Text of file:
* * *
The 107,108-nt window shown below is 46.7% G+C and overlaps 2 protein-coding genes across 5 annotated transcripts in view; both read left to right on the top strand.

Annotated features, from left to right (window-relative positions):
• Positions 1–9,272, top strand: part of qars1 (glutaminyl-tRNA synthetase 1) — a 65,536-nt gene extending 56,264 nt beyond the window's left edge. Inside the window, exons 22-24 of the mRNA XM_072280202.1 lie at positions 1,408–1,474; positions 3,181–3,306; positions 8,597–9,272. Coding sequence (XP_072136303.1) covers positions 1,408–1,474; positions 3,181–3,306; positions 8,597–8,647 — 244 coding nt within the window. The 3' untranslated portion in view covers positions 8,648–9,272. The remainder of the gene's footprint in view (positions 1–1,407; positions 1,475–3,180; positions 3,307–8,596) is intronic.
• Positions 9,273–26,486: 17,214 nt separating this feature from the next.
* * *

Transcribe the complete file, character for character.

The 107,108-nt window shown below is 46.7% G+C and overlaps 2 protein-coding genes across 5 annotated transcripts in view; both read left to right on the top strand.

Annotated features, from left to right (window-relative positions):
• Positions 1–9,272, top strand: part of qars1 (glutaminyl-tRNA synthetase 1) — a 65,536-nt gene extending 56,264 nt beyond the window's left edge. Inside the window, exons 22-24 of the mRNA XM_072280202.1 lie at positions 1,408–1,474; positions 3,181–3,306; positions 8,597–9,272. Coding sequence (XP_072136303.1) covers positions 1,408–1,474; positions 3,181–3,306; positions 8,597–8,647 — 244 coding nt within the window. The 3' untranslated portion in view covers positions 8,648–9,272. The remainder of the gene's footprint in view (positions 1–1,407; positions 1,475–3,180; positions 3,307–8,596) is intronic.
• Positions 9,273–26,486: 17,214 nt separating this feature from the next.